Most non-lawyers think that all lawyers are natural born speakers and/or trained in the art of public speaking in law school. This is simply not true. Regardless of whether you’re a litigator, all lawyers should learn the art of public speaking. Public speaking is an excellent way to be seen as a thought leader or subject matter expert and obtain new clients.
Here are 5 Steps you can take to reduce your fear of public speaking:
1) Conduct Research
Visit or call key participants to ask them what they expect from your presentation. That is, what do they want to learn from it? What do they already know about this topic? How will your presentation help them? Such conversations enlist these people as your allies during your presentation. It also helps you learn what people expect, so that you can deliver it. This is like collecting the answers to an exam before taking it.
Write an outline, and if possible write a script for key parts of it (such as the opening and close). Make sure to speak in a manner that is relatable to your audience (for example, if your audience consists of nonlawyers, avoid legalese). Practice giving your presentation without reading the script until you know it so well that you can deliver it conversationally. Don’t memorize your script — that makes things too difficult. Practice your speech anywhere and at any time. For example, you can talk through parts of it while jogging, working on chores, or taking a shower.
This is absolutely key! Begin by practicing on your own: it helps to videotape yourself or practice in front of a mirror so you can see how your expressions and body language looks. Then, practice your talk in in front of a group of friends, coworkers, and/or your boss. Ask for their comments on how to improve your talk. When possible, try to practice in the actual room where you will speak so you can become familiar with the room and any equipment, such as a projector.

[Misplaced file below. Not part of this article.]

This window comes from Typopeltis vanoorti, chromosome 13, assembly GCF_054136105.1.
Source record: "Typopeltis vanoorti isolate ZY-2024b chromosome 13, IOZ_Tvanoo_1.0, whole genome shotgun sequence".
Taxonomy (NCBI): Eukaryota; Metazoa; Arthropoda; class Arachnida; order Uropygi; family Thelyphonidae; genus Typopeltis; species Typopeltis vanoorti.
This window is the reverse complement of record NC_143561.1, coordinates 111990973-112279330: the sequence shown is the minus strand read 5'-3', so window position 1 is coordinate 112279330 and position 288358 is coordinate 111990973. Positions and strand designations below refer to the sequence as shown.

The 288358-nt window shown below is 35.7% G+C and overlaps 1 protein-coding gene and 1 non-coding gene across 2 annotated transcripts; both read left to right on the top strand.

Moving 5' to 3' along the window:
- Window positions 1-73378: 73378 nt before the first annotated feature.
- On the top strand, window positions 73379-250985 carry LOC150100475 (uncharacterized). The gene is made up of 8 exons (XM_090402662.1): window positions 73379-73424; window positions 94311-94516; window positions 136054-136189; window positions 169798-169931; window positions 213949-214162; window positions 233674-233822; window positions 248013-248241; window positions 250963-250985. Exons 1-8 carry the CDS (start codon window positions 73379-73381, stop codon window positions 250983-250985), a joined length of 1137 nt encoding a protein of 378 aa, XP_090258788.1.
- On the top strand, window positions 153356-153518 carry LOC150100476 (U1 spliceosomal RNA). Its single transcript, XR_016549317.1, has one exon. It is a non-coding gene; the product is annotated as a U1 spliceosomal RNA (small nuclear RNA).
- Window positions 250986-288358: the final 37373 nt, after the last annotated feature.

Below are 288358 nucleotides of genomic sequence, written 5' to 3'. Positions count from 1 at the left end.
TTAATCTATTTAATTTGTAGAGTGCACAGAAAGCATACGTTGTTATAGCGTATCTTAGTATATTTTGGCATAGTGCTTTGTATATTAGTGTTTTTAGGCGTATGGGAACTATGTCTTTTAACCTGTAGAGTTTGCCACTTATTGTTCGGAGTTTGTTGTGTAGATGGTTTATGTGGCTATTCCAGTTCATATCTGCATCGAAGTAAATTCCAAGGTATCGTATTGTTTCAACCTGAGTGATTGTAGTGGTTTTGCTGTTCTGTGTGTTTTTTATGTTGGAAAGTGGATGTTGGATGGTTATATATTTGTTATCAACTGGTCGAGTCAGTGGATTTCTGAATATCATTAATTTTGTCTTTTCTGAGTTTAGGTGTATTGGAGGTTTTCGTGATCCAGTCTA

4) Be the Host
The day of the speech, arrive early so that you can meet and greet the attendees before your presentation. Shake their hands and thank them for coming. Introduce yourself to them and engage them in small talk. (e.g., “How are you?”) Act as if they were guests coming to your party. This converts them from strangers into friends.
5) Expect Success
Visualize doing a wonderful job. If you let nightmares run through your mind, you will scare yourself. Give yourself confidence by expecting to do well. Know that everyone wants you to do an excellent job. The key to success is being prepared. It helps you do a better job and fills you with confidence.
If you want more help in the public speaking realm, we’re here for you! Email us at info@EsquireCoaching.com to set up a session where we’ll guide you to be more confident when presenting publicly.
What strategies have worked for you when giving speeches? Do you have any stories you’d like to share about your experience becoming a more confident speaker?
Best wishes along your journey to become a confident, empowered, and influential public speaker!